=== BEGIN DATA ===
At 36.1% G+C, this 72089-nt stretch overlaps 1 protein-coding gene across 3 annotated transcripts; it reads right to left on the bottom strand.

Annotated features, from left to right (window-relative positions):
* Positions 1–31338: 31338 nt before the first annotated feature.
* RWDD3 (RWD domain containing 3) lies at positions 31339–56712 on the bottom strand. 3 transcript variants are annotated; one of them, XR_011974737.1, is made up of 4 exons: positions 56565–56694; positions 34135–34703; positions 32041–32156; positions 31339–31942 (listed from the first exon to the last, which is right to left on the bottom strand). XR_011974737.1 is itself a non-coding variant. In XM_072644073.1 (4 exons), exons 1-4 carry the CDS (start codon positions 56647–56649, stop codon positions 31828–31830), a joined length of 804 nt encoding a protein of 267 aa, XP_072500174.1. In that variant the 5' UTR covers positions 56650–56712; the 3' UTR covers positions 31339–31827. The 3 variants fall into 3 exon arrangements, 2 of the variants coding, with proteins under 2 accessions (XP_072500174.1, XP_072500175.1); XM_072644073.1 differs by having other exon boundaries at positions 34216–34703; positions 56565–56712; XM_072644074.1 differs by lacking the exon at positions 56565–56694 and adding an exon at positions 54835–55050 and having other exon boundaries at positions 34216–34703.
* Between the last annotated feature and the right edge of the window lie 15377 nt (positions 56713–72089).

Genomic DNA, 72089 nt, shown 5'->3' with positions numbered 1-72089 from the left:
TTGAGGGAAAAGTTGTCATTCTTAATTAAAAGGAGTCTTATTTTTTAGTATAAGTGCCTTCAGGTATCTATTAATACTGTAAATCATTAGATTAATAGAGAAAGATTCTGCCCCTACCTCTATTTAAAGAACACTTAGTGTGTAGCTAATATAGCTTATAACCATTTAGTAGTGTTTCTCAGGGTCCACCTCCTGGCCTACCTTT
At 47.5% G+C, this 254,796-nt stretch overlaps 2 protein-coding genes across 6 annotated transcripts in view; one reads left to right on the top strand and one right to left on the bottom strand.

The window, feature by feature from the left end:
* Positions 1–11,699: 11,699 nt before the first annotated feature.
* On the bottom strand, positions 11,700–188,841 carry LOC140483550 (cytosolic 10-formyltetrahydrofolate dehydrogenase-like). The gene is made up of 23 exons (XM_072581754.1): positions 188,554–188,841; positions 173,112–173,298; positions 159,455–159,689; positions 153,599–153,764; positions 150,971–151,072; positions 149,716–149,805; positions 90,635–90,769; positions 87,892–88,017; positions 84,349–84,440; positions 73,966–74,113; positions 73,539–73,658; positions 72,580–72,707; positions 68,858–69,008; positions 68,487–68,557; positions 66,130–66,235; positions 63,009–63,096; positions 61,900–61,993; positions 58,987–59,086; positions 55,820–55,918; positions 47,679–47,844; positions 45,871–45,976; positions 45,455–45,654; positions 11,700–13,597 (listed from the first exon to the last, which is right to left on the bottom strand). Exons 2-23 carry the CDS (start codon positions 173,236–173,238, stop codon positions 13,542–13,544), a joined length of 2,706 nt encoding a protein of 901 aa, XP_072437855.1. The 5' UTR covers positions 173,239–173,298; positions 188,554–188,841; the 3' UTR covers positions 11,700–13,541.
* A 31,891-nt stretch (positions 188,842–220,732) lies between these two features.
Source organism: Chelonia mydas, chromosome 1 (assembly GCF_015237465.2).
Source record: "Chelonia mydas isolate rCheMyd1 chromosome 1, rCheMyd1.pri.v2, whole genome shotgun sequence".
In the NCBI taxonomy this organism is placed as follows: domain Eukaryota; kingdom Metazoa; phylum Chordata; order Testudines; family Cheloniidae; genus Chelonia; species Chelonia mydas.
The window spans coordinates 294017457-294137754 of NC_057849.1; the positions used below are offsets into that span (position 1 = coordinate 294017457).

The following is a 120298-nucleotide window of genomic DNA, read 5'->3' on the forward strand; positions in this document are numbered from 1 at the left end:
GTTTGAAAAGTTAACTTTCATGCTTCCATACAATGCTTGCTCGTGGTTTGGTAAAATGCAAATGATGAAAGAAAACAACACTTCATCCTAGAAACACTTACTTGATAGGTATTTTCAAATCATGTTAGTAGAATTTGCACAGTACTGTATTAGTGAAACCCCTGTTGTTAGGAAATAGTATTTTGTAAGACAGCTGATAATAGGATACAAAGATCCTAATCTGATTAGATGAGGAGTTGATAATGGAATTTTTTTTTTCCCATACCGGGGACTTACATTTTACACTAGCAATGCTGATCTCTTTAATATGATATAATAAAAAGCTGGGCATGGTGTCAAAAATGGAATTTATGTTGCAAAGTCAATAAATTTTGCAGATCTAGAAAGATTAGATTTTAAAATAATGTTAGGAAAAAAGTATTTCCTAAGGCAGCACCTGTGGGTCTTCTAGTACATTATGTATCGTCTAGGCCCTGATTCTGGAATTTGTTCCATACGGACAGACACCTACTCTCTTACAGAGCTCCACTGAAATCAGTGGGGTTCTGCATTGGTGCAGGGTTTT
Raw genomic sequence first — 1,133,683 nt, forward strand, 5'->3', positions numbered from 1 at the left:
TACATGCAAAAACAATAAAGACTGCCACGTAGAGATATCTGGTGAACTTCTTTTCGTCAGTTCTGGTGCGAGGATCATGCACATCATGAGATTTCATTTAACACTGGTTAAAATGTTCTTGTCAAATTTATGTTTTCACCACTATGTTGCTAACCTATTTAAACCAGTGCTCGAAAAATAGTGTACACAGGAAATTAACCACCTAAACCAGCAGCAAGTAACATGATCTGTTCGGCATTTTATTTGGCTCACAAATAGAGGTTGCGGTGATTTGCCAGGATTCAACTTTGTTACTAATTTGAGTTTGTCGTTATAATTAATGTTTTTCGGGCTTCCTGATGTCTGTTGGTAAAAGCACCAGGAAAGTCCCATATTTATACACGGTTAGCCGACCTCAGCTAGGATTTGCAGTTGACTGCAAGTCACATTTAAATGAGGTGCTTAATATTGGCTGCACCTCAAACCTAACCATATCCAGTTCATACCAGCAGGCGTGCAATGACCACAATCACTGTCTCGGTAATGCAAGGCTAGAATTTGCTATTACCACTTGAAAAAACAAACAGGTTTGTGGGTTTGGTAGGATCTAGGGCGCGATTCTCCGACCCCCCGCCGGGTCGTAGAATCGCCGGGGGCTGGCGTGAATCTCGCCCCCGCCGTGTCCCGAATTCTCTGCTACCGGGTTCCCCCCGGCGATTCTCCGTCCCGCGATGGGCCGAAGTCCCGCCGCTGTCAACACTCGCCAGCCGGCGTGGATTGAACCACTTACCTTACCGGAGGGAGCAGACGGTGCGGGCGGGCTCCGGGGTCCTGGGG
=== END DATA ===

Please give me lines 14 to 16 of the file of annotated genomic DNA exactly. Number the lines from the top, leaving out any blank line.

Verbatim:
Source record: "Chelonia mydas isolate rCheMyd1 chromosome 1, rCheMyd1.pri.v2, whole genome shotgun sequence".
In the NCBI taxonomy this organism is placed as follows: domain Eukaryota; kingdom Metazoa; phylum Chordata; order Testudines; family Cheloniidae; genus Chelonia; species Chelonia mydas.
The window spans coordinates 294017457-294137754 of NC_057849.1; the positions used below are offsets into that span (position 1 = coordinate 294017457).